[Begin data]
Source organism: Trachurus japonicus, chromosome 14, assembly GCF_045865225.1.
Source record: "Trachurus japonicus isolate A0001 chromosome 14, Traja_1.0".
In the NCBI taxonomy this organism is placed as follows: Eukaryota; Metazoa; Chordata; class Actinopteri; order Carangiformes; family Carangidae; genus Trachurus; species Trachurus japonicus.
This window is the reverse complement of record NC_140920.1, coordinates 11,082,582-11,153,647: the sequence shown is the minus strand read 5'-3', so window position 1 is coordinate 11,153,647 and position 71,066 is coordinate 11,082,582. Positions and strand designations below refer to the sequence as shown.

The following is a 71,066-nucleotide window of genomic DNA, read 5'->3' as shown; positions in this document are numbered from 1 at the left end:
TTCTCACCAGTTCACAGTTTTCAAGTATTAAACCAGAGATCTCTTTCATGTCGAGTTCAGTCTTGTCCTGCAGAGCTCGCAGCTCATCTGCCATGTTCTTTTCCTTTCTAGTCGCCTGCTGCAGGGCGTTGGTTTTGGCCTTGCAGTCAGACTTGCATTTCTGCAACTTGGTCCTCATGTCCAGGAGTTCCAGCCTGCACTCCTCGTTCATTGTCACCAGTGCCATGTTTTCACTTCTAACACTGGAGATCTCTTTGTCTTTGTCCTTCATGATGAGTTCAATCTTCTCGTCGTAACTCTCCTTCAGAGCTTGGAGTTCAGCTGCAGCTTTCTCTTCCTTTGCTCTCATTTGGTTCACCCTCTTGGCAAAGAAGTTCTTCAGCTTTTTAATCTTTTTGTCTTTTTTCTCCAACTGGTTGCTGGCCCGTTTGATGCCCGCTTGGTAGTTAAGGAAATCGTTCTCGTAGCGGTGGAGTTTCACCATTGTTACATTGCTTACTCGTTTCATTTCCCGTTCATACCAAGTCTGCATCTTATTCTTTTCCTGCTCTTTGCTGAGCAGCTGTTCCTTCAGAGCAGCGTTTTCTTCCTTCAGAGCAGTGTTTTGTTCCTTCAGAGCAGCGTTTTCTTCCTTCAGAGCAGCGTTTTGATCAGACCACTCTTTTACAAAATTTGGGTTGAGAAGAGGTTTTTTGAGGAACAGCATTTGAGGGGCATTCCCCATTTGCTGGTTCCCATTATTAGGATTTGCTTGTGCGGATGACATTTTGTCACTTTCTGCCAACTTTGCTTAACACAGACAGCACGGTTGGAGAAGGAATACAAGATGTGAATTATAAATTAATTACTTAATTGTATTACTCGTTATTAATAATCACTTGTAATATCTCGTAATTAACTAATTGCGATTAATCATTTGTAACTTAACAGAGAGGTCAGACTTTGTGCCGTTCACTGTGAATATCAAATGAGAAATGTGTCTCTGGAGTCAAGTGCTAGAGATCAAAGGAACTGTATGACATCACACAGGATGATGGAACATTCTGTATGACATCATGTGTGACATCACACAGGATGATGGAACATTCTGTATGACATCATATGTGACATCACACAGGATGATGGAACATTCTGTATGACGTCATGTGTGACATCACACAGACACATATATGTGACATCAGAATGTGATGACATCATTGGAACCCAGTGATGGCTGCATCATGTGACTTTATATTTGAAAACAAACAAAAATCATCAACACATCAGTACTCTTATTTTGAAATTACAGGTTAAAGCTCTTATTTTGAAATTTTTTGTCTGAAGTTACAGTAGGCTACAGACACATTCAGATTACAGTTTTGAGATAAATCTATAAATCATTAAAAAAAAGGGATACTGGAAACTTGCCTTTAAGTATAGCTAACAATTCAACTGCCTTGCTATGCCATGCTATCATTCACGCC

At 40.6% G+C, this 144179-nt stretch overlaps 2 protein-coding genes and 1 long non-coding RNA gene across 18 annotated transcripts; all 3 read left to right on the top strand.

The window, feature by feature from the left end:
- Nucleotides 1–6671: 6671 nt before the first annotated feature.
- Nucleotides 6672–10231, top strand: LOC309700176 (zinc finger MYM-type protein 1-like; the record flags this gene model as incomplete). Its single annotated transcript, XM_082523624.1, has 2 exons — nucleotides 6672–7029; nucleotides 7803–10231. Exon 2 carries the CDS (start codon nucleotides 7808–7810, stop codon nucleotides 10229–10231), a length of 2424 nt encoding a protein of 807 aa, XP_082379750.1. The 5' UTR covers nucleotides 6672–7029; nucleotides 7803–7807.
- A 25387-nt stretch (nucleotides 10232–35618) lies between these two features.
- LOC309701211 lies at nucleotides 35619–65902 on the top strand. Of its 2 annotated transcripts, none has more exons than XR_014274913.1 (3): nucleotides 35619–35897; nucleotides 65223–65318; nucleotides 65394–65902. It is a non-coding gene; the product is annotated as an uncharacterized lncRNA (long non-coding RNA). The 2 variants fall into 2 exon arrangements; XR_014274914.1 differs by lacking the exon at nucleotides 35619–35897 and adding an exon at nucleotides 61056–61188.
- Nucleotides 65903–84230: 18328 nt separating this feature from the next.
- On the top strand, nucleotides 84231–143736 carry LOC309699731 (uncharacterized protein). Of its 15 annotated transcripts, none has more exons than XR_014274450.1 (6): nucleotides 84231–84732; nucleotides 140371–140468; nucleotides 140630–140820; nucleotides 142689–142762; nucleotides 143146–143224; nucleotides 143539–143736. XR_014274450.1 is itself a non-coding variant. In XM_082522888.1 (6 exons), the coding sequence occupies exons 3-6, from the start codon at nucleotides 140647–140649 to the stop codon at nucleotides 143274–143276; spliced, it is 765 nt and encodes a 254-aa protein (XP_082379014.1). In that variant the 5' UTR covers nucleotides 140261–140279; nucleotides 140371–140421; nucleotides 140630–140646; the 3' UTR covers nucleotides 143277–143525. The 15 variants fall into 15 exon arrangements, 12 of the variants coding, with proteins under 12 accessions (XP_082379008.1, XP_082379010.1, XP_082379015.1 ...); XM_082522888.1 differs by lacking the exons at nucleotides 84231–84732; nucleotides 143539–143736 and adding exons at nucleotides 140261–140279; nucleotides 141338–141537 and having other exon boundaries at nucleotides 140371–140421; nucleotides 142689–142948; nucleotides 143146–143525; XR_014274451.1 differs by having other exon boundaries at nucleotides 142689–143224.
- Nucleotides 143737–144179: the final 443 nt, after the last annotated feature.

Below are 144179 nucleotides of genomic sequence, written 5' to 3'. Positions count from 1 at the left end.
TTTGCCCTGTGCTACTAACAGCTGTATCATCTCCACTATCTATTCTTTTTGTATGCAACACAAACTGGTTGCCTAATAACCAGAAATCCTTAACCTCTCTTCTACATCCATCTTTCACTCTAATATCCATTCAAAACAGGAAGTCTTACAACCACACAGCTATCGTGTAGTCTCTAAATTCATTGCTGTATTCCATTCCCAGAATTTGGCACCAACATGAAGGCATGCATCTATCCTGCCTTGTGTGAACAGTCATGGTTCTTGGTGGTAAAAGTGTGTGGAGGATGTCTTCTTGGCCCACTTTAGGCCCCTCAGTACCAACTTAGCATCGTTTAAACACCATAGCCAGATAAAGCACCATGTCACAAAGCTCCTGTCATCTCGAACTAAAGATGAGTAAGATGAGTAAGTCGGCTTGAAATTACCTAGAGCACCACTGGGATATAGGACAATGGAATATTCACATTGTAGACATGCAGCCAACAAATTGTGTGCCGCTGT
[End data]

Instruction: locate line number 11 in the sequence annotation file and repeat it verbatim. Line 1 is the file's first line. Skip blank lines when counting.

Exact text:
- A 25387-nt stretch (nucleotides 10232–35618) lies between these two features.